A new study that is available online first in the International Journal of Computer-Supported Collaborative Learning looks at the social and psychological factors that lead to different types of Facebook use revolving around organizing collaborative classroom activities among college students. We identified two types of collaboration: positive collaboration (e.g., using Facebook to arrange face-to-face study groups, discuss classes or schoolwork) and negative collaboration (e.g., using Facebook to share answers from a quiz or test with someone who has yet to take it, sharing homework answers in a way the instructor would not approve of). Here are some of the more interesting findings:
What predicts negative collaboration?
- Grades did not predict anything! So being a bad/good student in terms of grades did not have an association with whether or not you used Facebook to collaborate negatively.
- Students with high self-esteem are less likely to collaborate negatively (students with low self-esteem are more likely to collaborate negatively). Seems intuitive, but it tells us how important psychological well-being is.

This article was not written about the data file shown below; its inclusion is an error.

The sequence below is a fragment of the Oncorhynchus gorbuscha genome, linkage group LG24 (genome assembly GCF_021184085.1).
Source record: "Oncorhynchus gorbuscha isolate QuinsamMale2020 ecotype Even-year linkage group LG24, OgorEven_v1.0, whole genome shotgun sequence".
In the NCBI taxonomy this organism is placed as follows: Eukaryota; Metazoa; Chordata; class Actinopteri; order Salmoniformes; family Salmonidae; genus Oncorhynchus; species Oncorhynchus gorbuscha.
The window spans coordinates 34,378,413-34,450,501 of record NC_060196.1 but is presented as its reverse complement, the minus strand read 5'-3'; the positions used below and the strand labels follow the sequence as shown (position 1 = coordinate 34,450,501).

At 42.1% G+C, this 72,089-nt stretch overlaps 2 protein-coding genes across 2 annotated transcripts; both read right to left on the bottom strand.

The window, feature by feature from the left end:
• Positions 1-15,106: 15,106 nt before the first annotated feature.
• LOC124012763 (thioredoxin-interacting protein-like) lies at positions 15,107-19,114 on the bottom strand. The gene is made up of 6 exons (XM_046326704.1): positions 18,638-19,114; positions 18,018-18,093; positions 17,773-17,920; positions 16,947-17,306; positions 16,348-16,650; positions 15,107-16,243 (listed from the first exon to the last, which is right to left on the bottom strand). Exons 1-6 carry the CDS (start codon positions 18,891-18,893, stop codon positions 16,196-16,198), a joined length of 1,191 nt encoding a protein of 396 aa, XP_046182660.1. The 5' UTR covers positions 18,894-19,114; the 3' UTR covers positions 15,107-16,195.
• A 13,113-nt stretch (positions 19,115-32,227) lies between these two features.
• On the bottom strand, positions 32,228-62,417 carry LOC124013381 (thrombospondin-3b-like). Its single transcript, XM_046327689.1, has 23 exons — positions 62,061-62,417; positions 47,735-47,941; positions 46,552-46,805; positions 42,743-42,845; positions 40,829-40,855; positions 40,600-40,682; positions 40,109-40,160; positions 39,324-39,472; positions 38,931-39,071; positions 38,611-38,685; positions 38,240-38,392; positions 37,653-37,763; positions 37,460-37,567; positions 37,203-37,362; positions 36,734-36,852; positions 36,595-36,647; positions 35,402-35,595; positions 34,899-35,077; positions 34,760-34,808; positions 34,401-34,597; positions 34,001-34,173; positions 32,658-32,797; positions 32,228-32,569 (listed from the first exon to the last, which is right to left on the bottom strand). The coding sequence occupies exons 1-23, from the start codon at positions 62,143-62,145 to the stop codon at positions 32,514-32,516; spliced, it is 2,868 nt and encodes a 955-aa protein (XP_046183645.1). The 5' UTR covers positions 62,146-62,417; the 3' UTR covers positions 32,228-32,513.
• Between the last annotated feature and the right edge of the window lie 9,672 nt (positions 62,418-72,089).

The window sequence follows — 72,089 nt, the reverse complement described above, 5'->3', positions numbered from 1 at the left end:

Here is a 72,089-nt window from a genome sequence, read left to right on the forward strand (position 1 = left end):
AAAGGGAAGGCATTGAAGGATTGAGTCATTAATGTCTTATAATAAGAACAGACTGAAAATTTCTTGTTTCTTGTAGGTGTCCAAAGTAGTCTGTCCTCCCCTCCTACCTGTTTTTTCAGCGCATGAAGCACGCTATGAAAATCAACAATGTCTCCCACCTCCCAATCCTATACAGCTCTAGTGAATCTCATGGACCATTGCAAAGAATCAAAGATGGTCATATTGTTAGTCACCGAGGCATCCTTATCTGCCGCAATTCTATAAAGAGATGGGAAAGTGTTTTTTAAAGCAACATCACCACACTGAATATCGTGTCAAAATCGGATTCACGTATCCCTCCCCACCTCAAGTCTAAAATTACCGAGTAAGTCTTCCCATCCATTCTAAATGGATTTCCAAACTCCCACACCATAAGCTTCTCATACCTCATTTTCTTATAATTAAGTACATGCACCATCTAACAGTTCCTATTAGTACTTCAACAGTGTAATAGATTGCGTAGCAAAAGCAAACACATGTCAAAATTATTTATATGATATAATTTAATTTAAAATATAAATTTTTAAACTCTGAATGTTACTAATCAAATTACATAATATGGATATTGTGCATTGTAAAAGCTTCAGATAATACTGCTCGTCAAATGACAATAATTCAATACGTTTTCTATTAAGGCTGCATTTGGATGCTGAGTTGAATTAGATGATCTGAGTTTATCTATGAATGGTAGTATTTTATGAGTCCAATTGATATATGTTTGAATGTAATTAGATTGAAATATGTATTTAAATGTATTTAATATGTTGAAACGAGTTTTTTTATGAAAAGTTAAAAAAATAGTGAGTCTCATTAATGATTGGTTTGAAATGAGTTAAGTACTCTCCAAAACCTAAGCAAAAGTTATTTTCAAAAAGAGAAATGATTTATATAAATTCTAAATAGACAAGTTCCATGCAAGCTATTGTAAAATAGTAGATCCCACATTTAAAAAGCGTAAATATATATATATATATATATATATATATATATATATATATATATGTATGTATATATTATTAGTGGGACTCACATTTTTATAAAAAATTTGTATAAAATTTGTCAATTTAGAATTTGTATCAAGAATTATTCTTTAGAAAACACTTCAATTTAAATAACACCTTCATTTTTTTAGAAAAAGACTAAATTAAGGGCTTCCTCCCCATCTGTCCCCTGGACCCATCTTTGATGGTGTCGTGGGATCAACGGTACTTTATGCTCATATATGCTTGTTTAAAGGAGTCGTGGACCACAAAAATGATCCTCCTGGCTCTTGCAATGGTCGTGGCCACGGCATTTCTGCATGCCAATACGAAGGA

- Students who have confidence about their knowledge of finding information related to their interest on Facebook are less likely to collaborate negatively.
What predicts positive collaboration?
- Students who have more confidence about their knowledge of privacy settings on Facebook are more likely to collaborate positively using Facebook
- Women are more likely to use Facebook for positively collaboration than men.
- Students who are more likely to initiate new relationships on Facebook are more likely to collaborate positively/negatively via Facebook
- Students who use Facebook to look up information about people they know are less likely to collaborate positively/negatively via Facebook. This could mean that students who perceive Facebook as a place for “social” interaction are less likely to use it for “work” purposes.
- Students who were more likely to ask their TA for help via Facebook were more likely to collaborate positively/negatively.
This is really insightful, great job guys!